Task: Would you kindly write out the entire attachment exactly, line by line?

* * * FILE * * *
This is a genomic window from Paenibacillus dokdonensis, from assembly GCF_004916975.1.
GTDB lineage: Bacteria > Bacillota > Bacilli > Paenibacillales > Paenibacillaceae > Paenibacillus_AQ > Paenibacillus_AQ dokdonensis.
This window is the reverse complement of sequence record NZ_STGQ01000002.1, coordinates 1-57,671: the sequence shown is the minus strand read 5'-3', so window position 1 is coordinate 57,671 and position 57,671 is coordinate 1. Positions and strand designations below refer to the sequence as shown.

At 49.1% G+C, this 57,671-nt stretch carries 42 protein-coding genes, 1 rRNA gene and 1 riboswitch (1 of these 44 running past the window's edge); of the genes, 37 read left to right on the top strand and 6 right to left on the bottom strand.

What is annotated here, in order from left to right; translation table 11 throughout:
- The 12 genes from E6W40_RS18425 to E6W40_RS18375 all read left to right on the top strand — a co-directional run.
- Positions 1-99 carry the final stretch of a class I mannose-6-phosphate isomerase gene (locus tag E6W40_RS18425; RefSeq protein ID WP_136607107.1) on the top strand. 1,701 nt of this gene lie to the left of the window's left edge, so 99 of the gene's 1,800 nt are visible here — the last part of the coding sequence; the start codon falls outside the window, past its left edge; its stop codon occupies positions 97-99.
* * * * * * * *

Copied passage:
This is a genomic window from Paenibacillus dokdonensis, from assembly GCF_004916975.1.
GTDB lineage: Bacteria > Bacillota > Bacilli > Paenibacillales > Paenibacillaceae > Paenibacillus_AQ > Paenibacillus_AQ dokdonensis.
This window is the reverse complement of sequence record NZ_STGQ01000002.1, coordinates 1-57,671: the sequence shown is the minus strand read 5'-3', so window position 1 is coordinate 57,671 and position 57,671 is coordinate 1. Positions and strand designations below refer to the sequence as shown.

At 49.1% G+C, this 57,671-nt stretch carries 42 protein-coding genes, 1 rRNA gene and 1 riboswitch (1 of these 44 running past the window's edge); of the genes, 37 read left to right on the top strand and 6 right to left on the bottom strand.

What is annotated here, in order from left to right; translation table 11 throughout:
- The 12 genes from E6W40_RS18425 to E6W40_RS18375 all read left to right on the top strand — a co-directional run.
- Positions 1-99 carry the final stretch of a class I mannose-6-phosphate isomerase gene (locus tag E6W40_RS18425; RefSeq protein ID WP_136607107.1) on the top strand. 1,701 nt of this gene lie to the left of the window's left edge, so 99 of the gene's 1,800 nt are visible here — the last part of the coding sequence; the start codon falls outside the window, past its left edge; its stop codon occupies positions 97-99.